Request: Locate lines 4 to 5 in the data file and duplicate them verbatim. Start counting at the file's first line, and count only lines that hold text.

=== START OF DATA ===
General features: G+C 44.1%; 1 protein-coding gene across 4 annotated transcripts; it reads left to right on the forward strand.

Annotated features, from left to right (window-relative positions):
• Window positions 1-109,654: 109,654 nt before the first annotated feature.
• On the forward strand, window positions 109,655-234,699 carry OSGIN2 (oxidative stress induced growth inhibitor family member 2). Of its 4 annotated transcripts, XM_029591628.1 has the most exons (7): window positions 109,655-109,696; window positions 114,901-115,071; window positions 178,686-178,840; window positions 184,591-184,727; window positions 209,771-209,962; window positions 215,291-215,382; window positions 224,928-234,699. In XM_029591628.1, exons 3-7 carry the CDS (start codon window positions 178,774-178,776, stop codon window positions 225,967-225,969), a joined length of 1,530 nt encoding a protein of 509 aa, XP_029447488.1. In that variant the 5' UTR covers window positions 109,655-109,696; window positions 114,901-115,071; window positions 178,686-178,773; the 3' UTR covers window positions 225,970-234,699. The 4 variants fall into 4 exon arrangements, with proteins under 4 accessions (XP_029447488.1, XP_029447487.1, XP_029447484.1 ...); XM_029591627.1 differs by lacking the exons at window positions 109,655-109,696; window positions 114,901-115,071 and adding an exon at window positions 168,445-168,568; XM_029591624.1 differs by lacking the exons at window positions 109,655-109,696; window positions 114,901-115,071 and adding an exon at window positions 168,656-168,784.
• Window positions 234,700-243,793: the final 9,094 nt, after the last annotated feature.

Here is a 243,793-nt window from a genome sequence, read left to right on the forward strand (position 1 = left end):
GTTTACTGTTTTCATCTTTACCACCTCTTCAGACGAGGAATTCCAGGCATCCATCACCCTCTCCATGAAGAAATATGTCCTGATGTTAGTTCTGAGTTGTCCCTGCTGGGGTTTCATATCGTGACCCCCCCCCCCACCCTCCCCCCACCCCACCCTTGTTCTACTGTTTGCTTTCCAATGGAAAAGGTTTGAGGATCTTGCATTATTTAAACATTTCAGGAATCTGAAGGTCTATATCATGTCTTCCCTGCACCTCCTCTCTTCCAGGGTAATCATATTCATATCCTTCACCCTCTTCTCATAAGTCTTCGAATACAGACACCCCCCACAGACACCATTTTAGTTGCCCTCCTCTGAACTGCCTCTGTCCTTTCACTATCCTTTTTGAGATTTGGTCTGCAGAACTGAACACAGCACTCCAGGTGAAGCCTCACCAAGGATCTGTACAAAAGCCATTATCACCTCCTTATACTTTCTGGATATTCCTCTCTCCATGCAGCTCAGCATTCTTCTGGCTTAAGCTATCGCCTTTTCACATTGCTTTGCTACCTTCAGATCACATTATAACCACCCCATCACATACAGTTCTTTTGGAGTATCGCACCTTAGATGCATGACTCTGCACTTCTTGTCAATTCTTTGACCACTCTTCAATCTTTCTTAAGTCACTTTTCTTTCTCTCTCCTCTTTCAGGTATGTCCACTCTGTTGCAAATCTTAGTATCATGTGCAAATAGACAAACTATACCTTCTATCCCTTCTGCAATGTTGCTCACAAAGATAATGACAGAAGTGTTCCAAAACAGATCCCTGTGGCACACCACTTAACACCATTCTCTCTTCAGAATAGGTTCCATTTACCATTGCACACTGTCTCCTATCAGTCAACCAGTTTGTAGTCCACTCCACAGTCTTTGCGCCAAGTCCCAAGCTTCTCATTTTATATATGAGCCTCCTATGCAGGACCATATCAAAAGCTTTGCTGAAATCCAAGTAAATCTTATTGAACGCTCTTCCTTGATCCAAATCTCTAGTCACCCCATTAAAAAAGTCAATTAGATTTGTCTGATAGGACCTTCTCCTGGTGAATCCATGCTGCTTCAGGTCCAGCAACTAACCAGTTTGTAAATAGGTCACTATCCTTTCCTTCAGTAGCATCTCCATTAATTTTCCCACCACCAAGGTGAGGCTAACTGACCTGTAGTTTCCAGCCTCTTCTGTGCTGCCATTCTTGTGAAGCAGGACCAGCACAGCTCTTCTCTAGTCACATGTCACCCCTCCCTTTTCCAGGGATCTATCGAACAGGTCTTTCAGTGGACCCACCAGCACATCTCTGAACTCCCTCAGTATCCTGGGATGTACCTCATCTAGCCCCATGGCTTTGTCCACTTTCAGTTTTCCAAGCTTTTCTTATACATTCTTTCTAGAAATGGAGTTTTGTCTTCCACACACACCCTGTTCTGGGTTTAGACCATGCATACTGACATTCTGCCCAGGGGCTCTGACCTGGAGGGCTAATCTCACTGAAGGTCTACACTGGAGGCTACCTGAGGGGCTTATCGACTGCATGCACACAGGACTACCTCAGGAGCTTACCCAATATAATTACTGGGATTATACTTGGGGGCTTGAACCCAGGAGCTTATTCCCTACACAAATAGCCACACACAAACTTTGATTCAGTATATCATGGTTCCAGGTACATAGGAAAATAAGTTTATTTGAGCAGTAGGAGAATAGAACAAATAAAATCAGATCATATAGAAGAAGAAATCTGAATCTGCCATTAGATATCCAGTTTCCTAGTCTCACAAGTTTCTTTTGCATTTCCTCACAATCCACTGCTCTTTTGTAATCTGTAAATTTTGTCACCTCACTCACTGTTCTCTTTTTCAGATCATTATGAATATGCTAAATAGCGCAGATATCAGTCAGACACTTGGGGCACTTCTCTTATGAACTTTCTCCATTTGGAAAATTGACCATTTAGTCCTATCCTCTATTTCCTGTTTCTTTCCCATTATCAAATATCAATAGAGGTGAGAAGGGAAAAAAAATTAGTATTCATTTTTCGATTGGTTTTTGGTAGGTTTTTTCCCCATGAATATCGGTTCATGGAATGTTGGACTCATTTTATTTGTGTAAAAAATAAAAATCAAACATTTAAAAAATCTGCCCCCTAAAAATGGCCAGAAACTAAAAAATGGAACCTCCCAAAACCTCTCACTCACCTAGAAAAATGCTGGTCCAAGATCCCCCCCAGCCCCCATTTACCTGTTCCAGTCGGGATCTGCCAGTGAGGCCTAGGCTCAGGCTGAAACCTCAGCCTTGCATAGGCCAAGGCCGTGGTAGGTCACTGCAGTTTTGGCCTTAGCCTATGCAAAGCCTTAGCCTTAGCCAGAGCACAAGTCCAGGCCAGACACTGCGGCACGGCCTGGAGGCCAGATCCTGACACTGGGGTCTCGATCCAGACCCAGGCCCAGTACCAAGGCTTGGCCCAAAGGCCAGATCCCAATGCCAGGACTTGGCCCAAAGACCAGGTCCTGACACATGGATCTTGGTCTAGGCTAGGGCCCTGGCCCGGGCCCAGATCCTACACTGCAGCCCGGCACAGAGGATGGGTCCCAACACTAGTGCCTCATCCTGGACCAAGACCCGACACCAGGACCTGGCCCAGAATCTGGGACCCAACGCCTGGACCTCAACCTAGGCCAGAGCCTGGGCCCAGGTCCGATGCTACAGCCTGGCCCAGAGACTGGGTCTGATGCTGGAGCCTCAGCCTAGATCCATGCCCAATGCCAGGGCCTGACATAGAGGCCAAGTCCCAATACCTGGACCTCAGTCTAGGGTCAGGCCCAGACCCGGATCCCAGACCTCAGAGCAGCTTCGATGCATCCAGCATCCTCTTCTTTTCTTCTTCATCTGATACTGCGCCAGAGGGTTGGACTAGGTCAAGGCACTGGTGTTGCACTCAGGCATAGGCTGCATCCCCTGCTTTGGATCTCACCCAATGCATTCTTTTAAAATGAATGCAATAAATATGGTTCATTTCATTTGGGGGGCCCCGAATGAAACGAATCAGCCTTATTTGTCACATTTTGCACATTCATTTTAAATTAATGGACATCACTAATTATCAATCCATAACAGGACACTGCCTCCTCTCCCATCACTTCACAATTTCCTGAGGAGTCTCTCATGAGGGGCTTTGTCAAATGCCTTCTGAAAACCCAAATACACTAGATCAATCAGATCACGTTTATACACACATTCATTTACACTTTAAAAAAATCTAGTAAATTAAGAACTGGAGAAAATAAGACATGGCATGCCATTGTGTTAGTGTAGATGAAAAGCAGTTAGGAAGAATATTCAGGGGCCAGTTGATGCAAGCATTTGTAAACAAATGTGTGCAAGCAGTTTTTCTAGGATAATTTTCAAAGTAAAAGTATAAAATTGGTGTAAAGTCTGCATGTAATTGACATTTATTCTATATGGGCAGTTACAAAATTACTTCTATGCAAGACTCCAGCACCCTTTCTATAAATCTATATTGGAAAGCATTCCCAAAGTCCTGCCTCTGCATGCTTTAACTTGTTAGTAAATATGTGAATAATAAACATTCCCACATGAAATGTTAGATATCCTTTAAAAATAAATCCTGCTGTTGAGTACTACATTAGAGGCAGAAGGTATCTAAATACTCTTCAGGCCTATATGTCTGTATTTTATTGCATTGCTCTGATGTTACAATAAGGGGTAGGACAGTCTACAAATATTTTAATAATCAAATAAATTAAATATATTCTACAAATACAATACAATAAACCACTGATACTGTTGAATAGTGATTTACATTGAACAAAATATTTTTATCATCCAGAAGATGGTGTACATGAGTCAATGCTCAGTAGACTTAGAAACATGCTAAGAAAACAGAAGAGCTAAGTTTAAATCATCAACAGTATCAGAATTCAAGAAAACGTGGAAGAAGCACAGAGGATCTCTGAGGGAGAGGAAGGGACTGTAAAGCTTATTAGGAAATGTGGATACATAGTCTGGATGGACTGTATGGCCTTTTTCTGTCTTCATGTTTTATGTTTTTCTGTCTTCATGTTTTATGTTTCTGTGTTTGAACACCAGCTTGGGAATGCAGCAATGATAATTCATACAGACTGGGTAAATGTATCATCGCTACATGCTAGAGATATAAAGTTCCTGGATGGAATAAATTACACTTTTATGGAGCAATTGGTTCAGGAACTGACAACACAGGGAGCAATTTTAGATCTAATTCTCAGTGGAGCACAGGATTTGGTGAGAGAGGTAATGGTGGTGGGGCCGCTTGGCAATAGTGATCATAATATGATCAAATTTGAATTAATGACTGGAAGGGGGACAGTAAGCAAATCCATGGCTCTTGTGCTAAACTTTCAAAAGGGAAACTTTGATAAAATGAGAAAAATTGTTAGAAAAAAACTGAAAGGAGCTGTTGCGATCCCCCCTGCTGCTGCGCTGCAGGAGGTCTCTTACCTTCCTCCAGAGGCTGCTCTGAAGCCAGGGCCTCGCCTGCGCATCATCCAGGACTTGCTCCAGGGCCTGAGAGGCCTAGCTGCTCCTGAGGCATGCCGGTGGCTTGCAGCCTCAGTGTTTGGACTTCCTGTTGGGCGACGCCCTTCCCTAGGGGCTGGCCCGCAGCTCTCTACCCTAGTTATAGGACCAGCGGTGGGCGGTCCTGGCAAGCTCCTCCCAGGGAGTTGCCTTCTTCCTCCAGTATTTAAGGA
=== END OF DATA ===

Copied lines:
• On the forward strand, window positions 109,655-234,699 carry OSGIN2 (oxidative stress induced growth inhibitor family member 2). Of its 4 annotated transcripts, XM_029591628.1 has the most exons (7): window positions 109,655-109,696; window positions 114,901-115,071; window positions 178,686-178,840; window positions 184,591-184,727; window positions 209,771-209,962; window positions 215,291-215,382; window positions 224,928-234,699. In XM_029591628.1, exons 3-7 carry the CDS (start codon window positions 178,774-178,776, stop codon window positions 225,967-225,969), a joined length of 1,530 nt encoding a protein of 509 aa, XP_029447488.1. In that variant the 5' UTR covers window positions 109,655-109,696; window positions 114,901-115,071; window positions 178,686-178,773; the 3' UTR covers window positions 225,970-234,699. The 4 variants fall into 4 exon arrangements, with proteins under 4 accessions (XP_029447488.1, XP_029447487.1, XP_029447484.1 ...); XM_029591627.1 differs by lacking the exons at window positions 109,655-109,696; window positions 114,901-115,071 and adding an exon at window positions 168,445-168,568; XM_029591624.1 differs by lacking the exons at window positions 109,655-109,696; window positions 114,901-115,071 and adding an exon at window positions 168,656-168,784.
• Window positions 234,700-243,793: the final 9,094 nt, after the last annotated feature.